As I argued in two earlier posts, here and here, the smartphone is an idolorum fabricam, a perpetual idol-making factory. I want now to juxtapose that argument with something that might seem unrelated, the thesis articulated by the sociologist Christian Smith and his colleagues that the de facto religion of Americans, especially young Americans, is Moralistic Therapeutic Deism, or MTD. I want to call attention here to one of the key (though often unarticulated) principles of MTD, as described in Soul Searching: The Religious and Spiritual Lives of American Teenagers:
Moralistic Therapeutic Deism is about belief in a particular kind of God: one who exists, created the world, and defines our general moral order, but not one who is particularly personally involved in one’s affairs — especially affairs in which one would prefer not to have God involved…. For many teens, as with adults, God sometimes does get involved in people’s lives, but usually only when they call on him, mostly when they have some trouble of problem or bad feeling that they want resolved. In this sense, the Deism here is revised from its classical eighteenth-century version by the therapeutic qualifier, making the distant God selectively available for taking care of needs. (Chapter 4)
Here’s the chief point I want to make is that the combination of idol-worship and belief in a selectively-available Creator is an ancient one, and indeed is generally characteristic of non-Abrahamic religions. Consider this passage from Mircea Eliade’s The Sacred and the Profane:
The phenomenon of the remoteness of the supreme god is already documented on the archaic levels of culture. [There follow two pages of examples.] It is useless to multiply examples. Everywhere in these primitive religions the celestial supreme being appears to have lost religious currency: he has no place in the cult, and in the myths he draws farther and farther away from man until he becomes a deus otiosus. Yet he is remembered and entreated as a last resort, when all ways of appealing to other gods and goddesses, and ancestors, and the demons, have failed. As the Oreons express it: “Now we have tried everything, but we still have you to help us.” And they sacrifice a white cock to him, crying, “God, thou art our creator, have mercy on us.” (122, 125)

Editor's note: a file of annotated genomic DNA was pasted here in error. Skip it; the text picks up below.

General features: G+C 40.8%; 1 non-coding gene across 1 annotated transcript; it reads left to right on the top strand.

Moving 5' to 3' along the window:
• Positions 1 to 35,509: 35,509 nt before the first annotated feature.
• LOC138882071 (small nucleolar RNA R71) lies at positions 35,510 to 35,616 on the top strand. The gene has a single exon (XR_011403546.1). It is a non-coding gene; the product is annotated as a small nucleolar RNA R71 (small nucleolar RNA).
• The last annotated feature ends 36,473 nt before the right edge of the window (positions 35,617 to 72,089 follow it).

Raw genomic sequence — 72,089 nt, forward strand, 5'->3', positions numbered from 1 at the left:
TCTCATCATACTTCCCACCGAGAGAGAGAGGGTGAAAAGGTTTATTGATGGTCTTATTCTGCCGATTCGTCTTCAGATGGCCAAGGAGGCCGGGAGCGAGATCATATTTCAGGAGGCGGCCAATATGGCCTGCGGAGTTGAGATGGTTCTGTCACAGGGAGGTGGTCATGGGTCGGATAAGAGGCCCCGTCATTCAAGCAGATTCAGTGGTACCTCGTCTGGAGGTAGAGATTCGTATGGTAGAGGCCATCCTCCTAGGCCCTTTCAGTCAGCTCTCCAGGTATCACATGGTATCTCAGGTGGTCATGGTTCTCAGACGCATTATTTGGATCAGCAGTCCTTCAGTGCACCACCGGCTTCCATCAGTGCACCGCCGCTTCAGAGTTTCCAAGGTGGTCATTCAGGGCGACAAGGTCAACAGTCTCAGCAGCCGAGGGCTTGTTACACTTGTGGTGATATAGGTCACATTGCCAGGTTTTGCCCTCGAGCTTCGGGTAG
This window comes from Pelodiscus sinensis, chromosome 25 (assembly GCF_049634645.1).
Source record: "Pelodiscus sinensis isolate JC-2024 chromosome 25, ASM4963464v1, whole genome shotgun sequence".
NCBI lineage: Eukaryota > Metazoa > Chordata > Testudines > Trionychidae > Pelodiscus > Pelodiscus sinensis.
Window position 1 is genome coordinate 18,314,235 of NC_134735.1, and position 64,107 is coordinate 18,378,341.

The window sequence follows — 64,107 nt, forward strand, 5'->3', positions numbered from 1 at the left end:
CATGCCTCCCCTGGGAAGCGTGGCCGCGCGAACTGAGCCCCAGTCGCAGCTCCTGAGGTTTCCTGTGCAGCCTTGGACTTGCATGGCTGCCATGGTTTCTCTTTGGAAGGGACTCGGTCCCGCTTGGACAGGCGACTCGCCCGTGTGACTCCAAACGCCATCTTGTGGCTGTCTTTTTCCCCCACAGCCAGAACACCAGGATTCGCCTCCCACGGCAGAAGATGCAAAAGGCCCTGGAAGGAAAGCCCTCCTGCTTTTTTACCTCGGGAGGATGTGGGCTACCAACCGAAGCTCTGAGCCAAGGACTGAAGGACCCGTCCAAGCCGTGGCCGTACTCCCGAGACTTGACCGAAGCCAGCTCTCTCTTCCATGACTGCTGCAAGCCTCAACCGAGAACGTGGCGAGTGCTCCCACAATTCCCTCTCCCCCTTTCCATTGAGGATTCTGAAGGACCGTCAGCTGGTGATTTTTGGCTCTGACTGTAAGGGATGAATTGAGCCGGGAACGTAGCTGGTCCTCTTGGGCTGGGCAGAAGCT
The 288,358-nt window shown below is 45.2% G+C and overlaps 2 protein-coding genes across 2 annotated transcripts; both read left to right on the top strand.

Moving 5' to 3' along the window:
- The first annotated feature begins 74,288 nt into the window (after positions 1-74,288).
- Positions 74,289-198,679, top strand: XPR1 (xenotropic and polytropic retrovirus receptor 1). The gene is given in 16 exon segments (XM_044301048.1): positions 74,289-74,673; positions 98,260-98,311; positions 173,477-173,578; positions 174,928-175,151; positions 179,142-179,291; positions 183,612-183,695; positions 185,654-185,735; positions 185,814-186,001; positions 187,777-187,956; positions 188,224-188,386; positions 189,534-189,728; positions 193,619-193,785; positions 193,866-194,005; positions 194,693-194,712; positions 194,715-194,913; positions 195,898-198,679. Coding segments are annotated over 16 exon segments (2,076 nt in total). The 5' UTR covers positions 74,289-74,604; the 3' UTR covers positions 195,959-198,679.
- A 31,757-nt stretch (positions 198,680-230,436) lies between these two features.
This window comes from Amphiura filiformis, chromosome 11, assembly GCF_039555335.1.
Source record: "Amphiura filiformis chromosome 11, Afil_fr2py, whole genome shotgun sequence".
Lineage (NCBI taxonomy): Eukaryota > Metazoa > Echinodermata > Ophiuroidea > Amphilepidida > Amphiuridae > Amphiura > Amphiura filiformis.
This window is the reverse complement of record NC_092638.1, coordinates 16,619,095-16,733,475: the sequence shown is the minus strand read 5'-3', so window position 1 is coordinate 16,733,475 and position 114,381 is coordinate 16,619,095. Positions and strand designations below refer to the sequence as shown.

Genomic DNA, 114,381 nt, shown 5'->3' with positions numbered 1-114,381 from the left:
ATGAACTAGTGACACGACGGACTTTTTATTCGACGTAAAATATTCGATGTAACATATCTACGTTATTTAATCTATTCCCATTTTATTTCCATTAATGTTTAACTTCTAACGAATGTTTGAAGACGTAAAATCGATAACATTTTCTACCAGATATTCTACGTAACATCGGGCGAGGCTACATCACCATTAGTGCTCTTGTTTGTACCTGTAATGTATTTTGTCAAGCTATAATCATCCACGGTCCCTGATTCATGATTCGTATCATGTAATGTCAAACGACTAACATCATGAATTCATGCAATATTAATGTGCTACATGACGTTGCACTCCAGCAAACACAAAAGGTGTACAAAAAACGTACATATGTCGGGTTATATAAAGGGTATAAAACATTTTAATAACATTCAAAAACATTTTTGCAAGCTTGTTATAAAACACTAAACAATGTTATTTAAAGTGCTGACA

A few interesting and (I think) important points emerge from these juxtapositions.
I might also add that the only strong alternative to this whole complex of fears, hopes and aspirations is the quite different model of religion that arises in Judaism and is then continued in Christianity, the model that bypasses intermediary Powers in favor of a direct encounter with the Creator, and on grounds that are not strictly solutionist in character. “Though he slay me, yet will I hope in him.”
I might also add that the only strong alternative to this whole complex of fears, hopes and aspirations is the quite different model of religion that arises in Judaism and is then continued in Christianity, the model that bypasses intermediary Powers in favor of a direct encounter with the Creator, and on grounds that are not strictly solutionist in character.
What about the Buddhist alternative, which (at least in one secular/Western reading) bypasses intermediary Powers in favor of a direct encounter with creation, on grounds that are not at all solutionist in character?
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